Problem with LM386 audio amplifier and 40106 oscillator

Discussion in 'The Projects Forum' started by torgosaves, Dec 12, 2011.

  1. torgosaves

    Thread Starter New Member

    Dec 12, 2011
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    Hello. First time posting here.

    About a year ago I built a similar circuit. Essentially this 40106 circuit:
    http://fluxmonkey.com/electronoize/40106Oscillator.htm

    And this 386 circuit:
    http://fluxmonkey.com/electronoize/386amplifier.htm

    And I had it working and the 3 tones from the 40106 oscillators were mixing well and the amplifier sounded fine.

    Well now I've rebuilt the circuit (again on a breadboard), hoping to get it to work again 1.) the 40106 oscillators will not mix properly - only one tone will work at a time (perhaps they are feeding back into each other). I tried another 40106 chip, but I have the same problem. All the separate schmitt trigger oscillators create a tone, but they will not mix.

    2.) The LM386 amplifier will work for about a 1 1/2 minutes or so and than the sound fizzles out. Then if turn it off and let it sit, then turn it back on after a few minutes, it works again for about 1 1/2 minutes, then the sound fizzles out again.

    I tried buying another lm386, but it does the same thing. I've also tried connecting a Piezo contact mic - Again, the sound works for about 1 1/2 to 2 minutes and fizzles out. I've tried other configurations too.

    I've been using the book Handmade Electronic Music (2nd edition) by Nicolas Collins also, which has the same kinds of designs, only slightly different when it comes to the lm386.

    Is there anything to be done about these problems with the lm386 and the 40106?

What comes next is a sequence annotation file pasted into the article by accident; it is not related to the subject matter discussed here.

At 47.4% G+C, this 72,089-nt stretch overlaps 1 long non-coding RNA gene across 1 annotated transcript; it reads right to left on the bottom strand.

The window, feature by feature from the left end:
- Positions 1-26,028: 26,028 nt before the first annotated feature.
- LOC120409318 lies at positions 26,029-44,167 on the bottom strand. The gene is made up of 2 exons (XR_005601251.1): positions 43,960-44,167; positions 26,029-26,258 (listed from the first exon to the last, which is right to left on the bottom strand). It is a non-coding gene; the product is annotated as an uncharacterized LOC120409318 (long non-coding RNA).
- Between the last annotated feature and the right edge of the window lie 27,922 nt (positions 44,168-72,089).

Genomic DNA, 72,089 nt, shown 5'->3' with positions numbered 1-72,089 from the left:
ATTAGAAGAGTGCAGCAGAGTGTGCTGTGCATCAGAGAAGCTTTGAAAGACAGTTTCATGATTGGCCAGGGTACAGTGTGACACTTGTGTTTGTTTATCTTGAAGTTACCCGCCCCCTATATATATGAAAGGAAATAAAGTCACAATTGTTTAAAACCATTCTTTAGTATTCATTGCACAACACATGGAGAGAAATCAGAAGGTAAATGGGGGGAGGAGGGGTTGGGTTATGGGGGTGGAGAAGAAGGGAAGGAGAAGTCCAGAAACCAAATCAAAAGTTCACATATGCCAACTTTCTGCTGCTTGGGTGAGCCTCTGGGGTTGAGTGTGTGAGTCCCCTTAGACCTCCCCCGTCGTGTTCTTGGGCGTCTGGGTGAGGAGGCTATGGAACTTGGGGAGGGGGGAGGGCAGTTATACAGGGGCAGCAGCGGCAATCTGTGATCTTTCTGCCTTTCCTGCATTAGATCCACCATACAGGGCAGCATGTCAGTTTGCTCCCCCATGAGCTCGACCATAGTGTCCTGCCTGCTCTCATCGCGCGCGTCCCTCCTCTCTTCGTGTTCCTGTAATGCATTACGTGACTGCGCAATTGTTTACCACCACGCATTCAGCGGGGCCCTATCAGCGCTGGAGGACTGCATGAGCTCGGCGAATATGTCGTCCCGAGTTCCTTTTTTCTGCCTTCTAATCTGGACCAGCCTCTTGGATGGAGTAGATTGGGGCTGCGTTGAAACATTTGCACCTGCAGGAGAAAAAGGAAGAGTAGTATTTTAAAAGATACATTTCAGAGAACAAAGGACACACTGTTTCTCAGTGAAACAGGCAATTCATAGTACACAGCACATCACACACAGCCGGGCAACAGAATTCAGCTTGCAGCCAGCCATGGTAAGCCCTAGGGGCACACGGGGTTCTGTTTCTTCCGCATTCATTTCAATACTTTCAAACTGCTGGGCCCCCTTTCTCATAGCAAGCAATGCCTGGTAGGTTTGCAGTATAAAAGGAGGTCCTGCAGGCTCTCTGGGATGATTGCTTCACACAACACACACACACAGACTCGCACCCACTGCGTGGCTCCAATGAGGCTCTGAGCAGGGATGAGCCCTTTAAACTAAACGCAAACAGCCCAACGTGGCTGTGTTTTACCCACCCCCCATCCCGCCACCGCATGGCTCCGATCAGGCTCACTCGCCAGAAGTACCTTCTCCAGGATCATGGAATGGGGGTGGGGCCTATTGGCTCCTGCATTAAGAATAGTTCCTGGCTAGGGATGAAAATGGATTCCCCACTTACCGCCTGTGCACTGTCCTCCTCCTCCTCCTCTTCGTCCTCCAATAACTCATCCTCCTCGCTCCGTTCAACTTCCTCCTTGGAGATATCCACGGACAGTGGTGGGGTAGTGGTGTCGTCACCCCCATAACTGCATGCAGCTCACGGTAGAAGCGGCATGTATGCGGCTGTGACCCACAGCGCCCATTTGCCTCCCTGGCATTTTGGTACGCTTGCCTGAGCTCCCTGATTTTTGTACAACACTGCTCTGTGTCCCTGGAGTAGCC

Is there another amplifier I can build that runs on a 9 volt battery?

    Thanks
     
  2. Ron H

    AAC Fanatic!

    Apr 14, 2005
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    How are you trying to mix the oscillators? You don't show any connection between the oscillators and the amplifier.
     
  3. torgosaves

    Thread Starter New Member

    Dec 12, 2011
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  4. Audioguru

    New Member

    Dec 20, 2007
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    The CD40106 IC that makes the oscillators needs to have its own 100uF capacitor from +9V to 0V if it has its own battery and/or if the wires on the breadboard are too long.

    Note that there is no -9V, it is actually 0V that is sometimes called ground.

    The LM386 amplifier will oscillate at a radio frequency and get hot then it might fizzle out until it cools if your breadboard wiring is messy and/or if some parts are missing.
     
  5. SgtWookie

    Expert

    Jul 17, 2007
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    You are probably using resistors for the output mixing that are less than 4k Ohms in resistance. That would load the outputs to the point where the inverters would no longer be able to oscillate.

    The link you posted shows 100k Ohm resistors being used for the mixing resistors. What value are you using for your mixing resistors?
    What is the color of the 3rd band?
     
  6. torgosaves

    Thread Starter New Member

    Dec 12, 2011
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    They are definitely 100k ohm resistors, brown-black-yellow.
     
  7. Audioguru

    New Member

    Dec 20, 2007